Each suspension rope, including connecting hardware, used on non-adjustable suspension scaffolds shall be capable of...

    More Info
  • #4 Respiratory Protection

    In the control of those occupational diseases caused by breathing air contaminated with harmful dusts, fogs, fumes, mists, gases, smokes, sprays, or vapors, the primary objective shall be to prevent atmospheric contamination. This shall be accomplished as far as feasible by accepted engineering control measures (for example, enclosure or confinement of the operation, general and local ventilation, and substitution of less toxic materials). When effective engineering controls are not feasible, or while they are being instituted, appropriate respirators shall be...

    More Info
  • #5 Electrical Wiring

    Metal raceways, cable trays, cable armor, cable sheath, enclosures, frames, fittings, and other metal noncurrent-carrying parts that are to serve as grounding conductors, with or without the use of supplementary equipment grounding conductors, shall be effectively bonded where necessary to ensure electrical continuity and the capacity to conduct safely any fault current likely to be imposed on them. Any nonconductive paint, enamel, or similar coating shall be removed at threads, contact points, and contact surfaces or be...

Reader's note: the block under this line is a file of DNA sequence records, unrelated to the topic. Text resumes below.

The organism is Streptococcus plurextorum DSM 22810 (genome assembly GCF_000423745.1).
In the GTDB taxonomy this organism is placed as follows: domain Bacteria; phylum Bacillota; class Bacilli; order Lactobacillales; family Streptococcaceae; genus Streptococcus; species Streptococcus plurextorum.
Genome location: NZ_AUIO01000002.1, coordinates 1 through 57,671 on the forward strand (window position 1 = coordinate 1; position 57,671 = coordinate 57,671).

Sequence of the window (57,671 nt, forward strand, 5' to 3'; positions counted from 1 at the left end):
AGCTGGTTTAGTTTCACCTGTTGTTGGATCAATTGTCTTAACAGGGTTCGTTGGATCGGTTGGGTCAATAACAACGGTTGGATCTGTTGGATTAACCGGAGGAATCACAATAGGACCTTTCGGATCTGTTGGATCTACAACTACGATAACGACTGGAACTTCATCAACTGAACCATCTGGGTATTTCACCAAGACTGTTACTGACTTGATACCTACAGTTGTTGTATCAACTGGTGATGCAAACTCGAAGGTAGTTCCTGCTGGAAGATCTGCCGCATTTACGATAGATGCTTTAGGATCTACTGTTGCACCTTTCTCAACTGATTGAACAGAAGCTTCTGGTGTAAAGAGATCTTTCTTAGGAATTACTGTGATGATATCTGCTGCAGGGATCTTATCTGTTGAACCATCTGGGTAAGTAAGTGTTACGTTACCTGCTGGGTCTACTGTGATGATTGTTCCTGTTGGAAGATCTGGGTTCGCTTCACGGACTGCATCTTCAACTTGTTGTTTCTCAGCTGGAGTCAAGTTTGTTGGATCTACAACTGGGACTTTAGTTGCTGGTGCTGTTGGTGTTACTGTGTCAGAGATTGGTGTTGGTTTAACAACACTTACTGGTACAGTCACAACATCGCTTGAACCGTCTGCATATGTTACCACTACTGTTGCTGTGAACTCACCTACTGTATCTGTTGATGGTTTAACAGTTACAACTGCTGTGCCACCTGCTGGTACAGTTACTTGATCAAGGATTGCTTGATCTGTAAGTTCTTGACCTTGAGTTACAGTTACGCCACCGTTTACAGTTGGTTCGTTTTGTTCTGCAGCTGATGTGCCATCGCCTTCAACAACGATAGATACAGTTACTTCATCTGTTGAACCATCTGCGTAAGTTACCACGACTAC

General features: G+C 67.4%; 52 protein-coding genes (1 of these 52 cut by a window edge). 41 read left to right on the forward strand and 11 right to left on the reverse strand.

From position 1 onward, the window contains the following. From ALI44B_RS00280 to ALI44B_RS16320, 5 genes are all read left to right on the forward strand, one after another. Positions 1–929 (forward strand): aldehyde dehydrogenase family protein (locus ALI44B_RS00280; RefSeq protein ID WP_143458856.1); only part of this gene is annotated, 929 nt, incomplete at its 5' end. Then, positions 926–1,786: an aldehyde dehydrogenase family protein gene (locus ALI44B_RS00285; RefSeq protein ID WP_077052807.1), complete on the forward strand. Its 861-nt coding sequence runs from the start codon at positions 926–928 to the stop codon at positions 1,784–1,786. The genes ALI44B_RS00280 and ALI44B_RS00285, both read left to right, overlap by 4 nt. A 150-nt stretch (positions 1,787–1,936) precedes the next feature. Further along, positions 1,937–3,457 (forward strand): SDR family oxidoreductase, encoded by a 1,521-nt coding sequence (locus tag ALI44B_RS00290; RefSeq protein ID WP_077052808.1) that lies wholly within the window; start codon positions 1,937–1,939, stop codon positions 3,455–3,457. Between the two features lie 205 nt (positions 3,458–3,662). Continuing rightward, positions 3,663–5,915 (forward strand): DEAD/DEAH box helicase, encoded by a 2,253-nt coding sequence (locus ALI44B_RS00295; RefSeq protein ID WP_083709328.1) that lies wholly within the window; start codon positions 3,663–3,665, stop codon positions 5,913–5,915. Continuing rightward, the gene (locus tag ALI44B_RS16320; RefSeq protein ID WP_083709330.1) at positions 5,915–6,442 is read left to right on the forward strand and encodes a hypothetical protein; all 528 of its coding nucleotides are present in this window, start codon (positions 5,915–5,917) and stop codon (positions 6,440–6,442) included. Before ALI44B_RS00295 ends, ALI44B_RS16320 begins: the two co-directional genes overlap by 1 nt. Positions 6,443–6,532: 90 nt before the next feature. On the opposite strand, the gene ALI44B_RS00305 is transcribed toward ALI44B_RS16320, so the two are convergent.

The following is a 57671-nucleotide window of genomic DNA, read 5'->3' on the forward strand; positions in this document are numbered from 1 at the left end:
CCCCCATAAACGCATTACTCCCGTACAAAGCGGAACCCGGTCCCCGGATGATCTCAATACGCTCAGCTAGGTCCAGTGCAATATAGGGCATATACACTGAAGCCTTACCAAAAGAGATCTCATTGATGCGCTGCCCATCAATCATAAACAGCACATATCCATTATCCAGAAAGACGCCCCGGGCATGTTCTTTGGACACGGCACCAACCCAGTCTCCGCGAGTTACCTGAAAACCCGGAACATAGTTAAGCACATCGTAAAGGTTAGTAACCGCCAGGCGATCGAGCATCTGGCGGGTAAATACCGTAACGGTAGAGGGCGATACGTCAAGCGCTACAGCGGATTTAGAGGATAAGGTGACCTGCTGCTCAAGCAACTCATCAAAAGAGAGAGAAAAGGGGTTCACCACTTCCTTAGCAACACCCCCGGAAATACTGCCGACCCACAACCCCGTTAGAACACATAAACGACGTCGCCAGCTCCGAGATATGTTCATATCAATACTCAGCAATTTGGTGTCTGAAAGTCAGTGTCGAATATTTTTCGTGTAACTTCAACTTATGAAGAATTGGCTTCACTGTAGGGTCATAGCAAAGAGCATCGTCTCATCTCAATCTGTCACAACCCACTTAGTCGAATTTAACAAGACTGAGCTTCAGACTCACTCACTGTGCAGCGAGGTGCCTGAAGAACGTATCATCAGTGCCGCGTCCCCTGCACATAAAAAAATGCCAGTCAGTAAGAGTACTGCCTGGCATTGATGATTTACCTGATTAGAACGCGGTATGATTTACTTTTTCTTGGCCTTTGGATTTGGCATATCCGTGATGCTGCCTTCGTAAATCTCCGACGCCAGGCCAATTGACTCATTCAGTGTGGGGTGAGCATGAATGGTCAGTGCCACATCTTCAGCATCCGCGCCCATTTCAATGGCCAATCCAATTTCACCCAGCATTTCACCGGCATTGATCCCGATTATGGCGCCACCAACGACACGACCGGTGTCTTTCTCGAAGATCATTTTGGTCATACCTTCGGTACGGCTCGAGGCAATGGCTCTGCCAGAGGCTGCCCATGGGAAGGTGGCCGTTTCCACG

More Info
  • #6 Powered Industrial Trucks

    All new powered industrial trucks acquired and used by an employer shall meet the design and construction requirements for powered industrial trucks established in the "American National Standard for Powered Industrial Trucks, Part II, ANSI B56.1-1969", which is incorporated by reference as specified in §1910.6, except for vehicles intended primarily for earth moving or over-the-road hauling.